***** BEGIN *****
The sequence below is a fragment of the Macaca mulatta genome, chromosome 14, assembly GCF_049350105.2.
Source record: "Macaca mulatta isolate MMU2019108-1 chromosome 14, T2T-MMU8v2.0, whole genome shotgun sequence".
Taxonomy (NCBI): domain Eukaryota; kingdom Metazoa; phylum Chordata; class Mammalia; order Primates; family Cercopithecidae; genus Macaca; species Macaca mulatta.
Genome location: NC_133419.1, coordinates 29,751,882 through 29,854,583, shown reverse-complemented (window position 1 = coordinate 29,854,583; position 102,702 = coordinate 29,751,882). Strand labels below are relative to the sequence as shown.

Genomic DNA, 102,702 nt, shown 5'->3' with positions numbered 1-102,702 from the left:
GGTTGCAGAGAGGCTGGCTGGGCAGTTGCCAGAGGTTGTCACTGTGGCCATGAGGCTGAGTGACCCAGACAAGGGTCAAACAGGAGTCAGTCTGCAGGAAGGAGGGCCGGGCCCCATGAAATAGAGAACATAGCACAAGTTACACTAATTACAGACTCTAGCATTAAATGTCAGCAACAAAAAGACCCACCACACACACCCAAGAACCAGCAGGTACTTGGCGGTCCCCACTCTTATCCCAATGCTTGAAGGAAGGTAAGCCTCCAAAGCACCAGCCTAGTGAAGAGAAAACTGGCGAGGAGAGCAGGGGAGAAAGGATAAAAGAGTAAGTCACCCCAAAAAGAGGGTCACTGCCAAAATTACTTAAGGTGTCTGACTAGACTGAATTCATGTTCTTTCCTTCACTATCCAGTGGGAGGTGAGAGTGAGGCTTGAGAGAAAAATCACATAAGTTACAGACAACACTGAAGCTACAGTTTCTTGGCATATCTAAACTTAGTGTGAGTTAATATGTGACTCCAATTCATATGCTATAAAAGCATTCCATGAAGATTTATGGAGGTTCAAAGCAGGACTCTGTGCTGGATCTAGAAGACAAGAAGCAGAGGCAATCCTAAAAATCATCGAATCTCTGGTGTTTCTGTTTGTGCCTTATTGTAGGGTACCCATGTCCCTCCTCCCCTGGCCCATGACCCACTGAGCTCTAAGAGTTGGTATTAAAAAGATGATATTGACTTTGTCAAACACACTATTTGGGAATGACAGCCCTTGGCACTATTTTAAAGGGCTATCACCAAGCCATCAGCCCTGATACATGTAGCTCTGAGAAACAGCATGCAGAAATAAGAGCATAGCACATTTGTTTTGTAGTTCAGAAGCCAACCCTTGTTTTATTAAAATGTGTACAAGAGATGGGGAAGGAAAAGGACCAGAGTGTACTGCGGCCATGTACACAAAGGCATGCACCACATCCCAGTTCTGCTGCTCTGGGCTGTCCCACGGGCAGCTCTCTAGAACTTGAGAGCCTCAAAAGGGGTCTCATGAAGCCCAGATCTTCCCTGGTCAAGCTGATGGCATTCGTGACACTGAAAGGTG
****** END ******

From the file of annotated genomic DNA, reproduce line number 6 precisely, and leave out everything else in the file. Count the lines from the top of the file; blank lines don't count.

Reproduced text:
GGTTGCAGAGAGGCTGGCTGGGCAGTTGCCAGAGGTTGTCACTGTGGCCATGAGGCTGAGTGACCCAGACAAGGGTCAAACAGGAGTCAGTCTGCAGGAAGGAGGGCCGGGCCCCATGAAATAGAGAACATAGCACAAGTTACACTAATTACAGACTCTAGCATTAAATGTCAGCAACAAAAAGACCCACCACACACACCCAAGAACCAGCAGGTACTTGGCGGTCCCCACTCTTATCCCAATGCTTGAAGGAAGGTAAGCCTCCAAAGCACCAGCCTAGTGAAGAGAAAACTGGCGAGGAGAGCAGGGGAGAAAGGATAAAAGAGTAAGTCACCCCAAAAAGAGGGTCACTGCCAAAATTACTTAAGGTGTCTGACTAGACTGAATTCATGTTCTTTCCTTCACTATCCAGTGGGAGGTGAGAGTGAGGCTTGAGAGAAAAATCACATAAGTTACAGACAACACTGAAGCTACAGTTTCTTGGCATATCTAAACTTAGTGTGAGTTAATATGTGACTCCAATTCATATGCTATAAAAGCATTCCATGAAGATTTATGGAGGTTCAAAGCAGGACTCTGTGCTGGATCTAGAAGACAAGAAGCAGAGGCAATCCTAAAAATCATCGAATCTCTGGTGTTTCTGTTTGTGCCTTATTGTAGGGTACCCATGTCCCTCCTCCCCTGGCCCATGACCCACTGAGCTCTAAGAGTTGGTATTAAAAAGATGATATTGACTTTGTCAAACACACTATTTGGGAATGACAGCCCTTGGCACTATTTTAAAGGGCTATCACCAAGCCATCAGCCCTGATACATGTAGCTCTGAGAAACAGCATGCAGAAATAAGAGCATAGCACATTTGTTTTGTAGTTCAGAAGCCAACCCTTGTTTTATTAAAATGTGTACAAGAGATGGGGAAGGAAAAGGACCAGAGTGTACTGCGGCCATGTACACAAAGGCATGCACCACATCCCAGTTCTGCTGCTCTGGGCTGTCCCACGGGCAGCTCTCTAGAACTTGAGAGCCTCAAAAGGGGTCTCATGAAGCCCAGATCTTCCCTGGTCAAGCTGATGGCATTCGTGACACTGAAAGGTG